Free Range Free Chat

Happy Monday News Viewers on the final leg of the 2021 voyage, and it’s been quite a trip; if we’d taken this trip in one of the old Master and Commander war ships, we’d be battling the wind and rain while sailing sideways about now– these waters have not been calm.

Not calm, true, but adventurous, risky — an exploration. Looks like 2022 will be the same — an exploration into new territory. On Christmas Day, the Webb Telescope launched with a promise of viewing new places and times. But space is not the only place left to explore this way.

in fact, we learn from the latest issue of the Smithsonian that the oceans continue to be areas of mystery, ripe for investigation, especially since they may be farmed for future food, viewed for possible habitats and like space, seen as a place full of possibility and risk, a place so far misunderstood and misused but with new ways to begin to see it and to save it..

A humpback whale and her calf swim underwater. A recent study in Nature found whales eat and poop way more than previously thought—and that feces plays an important role in fertilizing the ocean. Auscape / Universal Images Group via Getty Images

The year in ocean news brought about quite a few surprises, including the discovery of a self-decapitating sea slug and the return to popularity of sea shanties. (With people all over the world experiencing extended periods of isolation, looming risk and uncertainty, it’s no surprise that sea shanties are back in fashion. For much of maritime history, shanties served to help sailor morale and keep a crew working together in time while at sea.)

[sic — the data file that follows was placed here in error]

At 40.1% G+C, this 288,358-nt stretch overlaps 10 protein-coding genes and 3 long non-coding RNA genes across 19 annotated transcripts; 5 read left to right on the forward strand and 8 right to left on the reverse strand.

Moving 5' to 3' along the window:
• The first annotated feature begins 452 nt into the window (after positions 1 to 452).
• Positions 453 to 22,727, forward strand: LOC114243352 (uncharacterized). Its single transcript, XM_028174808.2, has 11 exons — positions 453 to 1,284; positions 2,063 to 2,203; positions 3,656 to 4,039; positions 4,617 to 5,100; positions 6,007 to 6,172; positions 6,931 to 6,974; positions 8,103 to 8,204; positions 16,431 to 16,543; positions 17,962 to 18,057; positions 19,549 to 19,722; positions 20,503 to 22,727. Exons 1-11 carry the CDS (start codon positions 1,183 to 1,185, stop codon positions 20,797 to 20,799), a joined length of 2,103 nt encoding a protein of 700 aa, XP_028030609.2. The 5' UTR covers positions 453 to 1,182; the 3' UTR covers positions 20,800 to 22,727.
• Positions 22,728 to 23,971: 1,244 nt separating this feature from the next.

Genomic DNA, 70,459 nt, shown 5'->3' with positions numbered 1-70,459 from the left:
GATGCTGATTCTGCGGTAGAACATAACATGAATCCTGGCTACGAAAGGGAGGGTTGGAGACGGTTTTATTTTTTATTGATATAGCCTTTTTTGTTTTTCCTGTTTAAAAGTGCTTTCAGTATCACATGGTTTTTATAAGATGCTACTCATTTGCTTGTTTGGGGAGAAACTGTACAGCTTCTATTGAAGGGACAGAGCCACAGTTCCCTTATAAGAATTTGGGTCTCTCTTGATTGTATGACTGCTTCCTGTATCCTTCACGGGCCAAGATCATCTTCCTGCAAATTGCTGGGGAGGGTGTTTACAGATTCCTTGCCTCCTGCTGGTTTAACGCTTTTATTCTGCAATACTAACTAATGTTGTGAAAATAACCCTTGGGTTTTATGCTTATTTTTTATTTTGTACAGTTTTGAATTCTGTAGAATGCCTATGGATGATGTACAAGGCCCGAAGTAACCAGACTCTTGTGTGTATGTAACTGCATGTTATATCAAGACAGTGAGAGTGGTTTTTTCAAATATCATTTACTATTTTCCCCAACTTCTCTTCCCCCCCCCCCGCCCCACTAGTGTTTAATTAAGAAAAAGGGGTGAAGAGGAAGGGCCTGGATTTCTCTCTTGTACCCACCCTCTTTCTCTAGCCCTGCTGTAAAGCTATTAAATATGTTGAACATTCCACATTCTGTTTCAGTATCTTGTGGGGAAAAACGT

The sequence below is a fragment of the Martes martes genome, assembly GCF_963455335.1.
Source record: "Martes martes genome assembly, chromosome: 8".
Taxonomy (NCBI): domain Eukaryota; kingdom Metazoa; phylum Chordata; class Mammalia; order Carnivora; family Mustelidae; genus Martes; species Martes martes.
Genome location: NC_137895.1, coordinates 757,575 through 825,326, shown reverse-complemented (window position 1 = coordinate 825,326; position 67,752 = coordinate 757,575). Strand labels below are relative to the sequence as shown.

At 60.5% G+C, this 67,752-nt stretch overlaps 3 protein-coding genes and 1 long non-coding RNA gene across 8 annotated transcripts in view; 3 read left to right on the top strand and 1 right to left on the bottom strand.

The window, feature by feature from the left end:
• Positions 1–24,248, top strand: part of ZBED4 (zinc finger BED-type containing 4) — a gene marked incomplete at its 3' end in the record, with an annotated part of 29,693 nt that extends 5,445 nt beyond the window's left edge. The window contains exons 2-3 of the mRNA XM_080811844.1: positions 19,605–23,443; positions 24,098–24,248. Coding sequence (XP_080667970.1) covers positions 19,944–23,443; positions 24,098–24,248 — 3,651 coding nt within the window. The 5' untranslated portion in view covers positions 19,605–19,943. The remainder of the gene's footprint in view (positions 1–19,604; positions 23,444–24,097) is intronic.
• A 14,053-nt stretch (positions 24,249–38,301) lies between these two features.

Ramari Stewart holding the skull of the newly named Ramari’s beaked whale. Tanya Cumberland

We learned that whales poop a lot more than previously thought and that their excrement is essential for ocean ecosystems, and that even large sharks can glow. Technology allowed us to reach the deepest depths of the oceans, travel to the eye of a hurricane and a whole lot more. In order to remind you of the biggest saltwater moments of the past 12 months, the National Museum of Natural History’s Ocean Portal team has rounded up the ten biggest ocean stories.

The kitefin shark glows in the dark. J Mallefet / UC Louvain / FNRS
The research vessel Kaimei is equipped with a drill for collecting ocean sediment. JAMSTEC
Scientists discovered that slugs riddled with parasites, and without a means to rid themselves of the vermin, shed their bodies and developed new ones from lopped off heads. 

Speaking of losing heads, welcome to Free Range Free Chat,, an open thread where we frequently navigate while searching for people’s brains with all the chatting that’s fit to print. Tell us how it’s going this week post Christmas as we think about entering a new week and a new year, complete with old ideas and new ones and best of all, explorations into the unknown. So let’s talk. What’s on your mind today?

Source: The Smithsonian